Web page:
Wednesday, April 15, 2020
Nothing but tall tales and campfire scares, right?
Beau Sawtelle believes so, and it is his job to survey the piney grove for logging. He's brought his niece, some men, and a local named Mac to assist him. The local tales of strange and furred creatures don't scare Sawtelle's party, but rather provide a bit of amusement as they journey deep into the forest. But as the canopy darkens overhead and the shadows grow longer, the discussion takes a more fearful turn as they discuss the Pineys' king while they make a campfire...
Some stories just ache to be told out loud, and this last gasp of a Gothic tale, stitched together from campfire recollections and short tales, sounds like the stories told late at night by a storyteller aiming for a little mischief. As mentioned, this is a ghost story, so the impact rests on the final revelation, heightened further by whom the narrator is.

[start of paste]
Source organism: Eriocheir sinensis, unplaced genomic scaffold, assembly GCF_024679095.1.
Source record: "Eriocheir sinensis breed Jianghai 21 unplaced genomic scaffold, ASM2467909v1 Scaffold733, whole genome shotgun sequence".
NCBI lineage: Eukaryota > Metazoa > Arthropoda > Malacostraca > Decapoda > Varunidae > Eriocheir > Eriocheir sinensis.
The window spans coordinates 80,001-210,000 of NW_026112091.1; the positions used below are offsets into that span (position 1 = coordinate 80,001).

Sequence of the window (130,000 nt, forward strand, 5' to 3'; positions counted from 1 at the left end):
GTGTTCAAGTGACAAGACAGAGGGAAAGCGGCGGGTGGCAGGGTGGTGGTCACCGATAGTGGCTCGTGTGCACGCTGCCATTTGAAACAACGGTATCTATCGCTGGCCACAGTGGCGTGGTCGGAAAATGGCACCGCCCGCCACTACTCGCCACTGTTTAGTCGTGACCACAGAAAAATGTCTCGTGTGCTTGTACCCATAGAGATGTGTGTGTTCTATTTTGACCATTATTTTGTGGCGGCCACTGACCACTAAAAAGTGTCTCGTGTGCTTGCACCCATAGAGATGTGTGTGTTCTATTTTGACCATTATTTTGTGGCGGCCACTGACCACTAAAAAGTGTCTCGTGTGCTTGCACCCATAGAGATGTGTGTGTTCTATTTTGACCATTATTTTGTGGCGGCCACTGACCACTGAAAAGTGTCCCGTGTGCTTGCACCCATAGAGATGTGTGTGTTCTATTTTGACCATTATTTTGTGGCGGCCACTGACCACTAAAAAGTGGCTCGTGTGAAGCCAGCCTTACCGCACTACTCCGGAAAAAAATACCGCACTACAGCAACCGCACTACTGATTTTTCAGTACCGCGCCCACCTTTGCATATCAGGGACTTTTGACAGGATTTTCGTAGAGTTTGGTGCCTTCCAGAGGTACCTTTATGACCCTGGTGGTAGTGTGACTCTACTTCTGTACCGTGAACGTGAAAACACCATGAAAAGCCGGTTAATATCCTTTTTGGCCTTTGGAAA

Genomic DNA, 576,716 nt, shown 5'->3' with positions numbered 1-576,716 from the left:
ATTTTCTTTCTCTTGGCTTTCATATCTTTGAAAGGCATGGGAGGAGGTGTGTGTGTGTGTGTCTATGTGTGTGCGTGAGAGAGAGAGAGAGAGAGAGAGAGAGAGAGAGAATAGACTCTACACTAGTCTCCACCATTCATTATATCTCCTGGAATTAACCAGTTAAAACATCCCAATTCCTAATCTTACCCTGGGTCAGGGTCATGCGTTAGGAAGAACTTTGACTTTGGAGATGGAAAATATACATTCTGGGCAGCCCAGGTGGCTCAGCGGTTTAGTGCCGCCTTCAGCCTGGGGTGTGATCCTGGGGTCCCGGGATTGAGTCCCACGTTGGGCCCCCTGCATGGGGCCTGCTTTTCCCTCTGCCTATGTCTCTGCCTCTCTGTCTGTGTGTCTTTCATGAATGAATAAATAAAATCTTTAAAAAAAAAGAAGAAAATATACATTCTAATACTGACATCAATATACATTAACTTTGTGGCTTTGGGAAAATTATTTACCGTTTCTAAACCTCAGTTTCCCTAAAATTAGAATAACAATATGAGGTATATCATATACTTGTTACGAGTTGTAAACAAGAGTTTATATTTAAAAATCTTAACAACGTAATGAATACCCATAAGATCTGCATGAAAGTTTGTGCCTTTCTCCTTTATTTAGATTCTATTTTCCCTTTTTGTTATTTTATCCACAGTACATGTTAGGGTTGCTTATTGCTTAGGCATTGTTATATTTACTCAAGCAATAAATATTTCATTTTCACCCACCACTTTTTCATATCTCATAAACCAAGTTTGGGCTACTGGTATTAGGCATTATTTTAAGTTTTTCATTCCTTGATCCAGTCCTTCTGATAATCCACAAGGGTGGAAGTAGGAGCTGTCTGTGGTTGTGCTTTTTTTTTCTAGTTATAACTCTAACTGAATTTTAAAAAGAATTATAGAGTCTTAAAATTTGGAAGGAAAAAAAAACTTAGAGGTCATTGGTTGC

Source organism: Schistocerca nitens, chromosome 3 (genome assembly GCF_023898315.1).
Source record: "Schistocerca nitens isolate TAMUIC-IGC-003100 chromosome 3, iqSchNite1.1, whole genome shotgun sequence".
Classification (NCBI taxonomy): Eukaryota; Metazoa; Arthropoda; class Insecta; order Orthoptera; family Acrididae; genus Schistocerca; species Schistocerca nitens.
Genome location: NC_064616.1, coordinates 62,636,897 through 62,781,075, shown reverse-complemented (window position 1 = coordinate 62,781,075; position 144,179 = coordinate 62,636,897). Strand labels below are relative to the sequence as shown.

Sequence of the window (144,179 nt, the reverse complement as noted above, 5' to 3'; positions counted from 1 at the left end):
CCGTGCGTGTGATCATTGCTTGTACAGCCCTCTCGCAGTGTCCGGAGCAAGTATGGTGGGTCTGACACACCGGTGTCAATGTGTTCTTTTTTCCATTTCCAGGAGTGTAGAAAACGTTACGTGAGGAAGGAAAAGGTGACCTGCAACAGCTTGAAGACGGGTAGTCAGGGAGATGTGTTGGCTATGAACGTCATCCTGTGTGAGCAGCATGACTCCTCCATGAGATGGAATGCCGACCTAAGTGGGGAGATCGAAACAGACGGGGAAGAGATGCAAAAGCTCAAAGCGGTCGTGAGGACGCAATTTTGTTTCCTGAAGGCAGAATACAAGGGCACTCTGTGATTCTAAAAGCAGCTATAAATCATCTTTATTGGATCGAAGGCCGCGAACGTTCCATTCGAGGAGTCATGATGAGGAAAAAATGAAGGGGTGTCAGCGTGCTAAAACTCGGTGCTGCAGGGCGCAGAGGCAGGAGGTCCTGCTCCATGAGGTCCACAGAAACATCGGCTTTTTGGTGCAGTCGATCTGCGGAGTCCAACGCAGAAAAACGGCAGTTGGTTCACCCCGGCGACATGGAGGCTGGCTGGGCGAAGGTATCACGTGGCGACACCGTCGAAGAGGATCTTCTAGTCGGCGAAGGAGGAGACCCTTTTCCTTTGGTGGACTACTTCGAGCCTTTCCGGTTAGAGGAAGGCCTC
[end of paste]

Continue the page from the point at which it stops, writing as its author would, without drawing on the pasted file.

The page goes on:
All the hallmarks of a proper Wellman tale are present. Mac's voice is reminiscent of John the Balladeer, who would appear in "O Ugly Bird" a mere three months later. The Pineys themselves fit the inventive bestiary that fills Wellman's tales, and he even draws a distinct parallel to the Shonokins, a race that filled several of his earlier Weird Tales. And finally, Sawtelle's niece relies on the same European folk magic and grimoires that John the Balladeer would use to great effect in his short stories. It's easy to see "The Pineys" as a sinister rehearsal for what would John's adventures, more so that "Frogfather" or "Sin's Doorway". Just call Mac "John..."
"The Pineys" may be a simpler scare than the heyday of Weird Tales under Farnsworth Wright, but atmosphere and voice can make even the simplest tales breathe with sinister life. Fortunately, the most affordable place to find "The Pineys" is in the new reprint of Worse Things Waiting, which is still available through Amazon.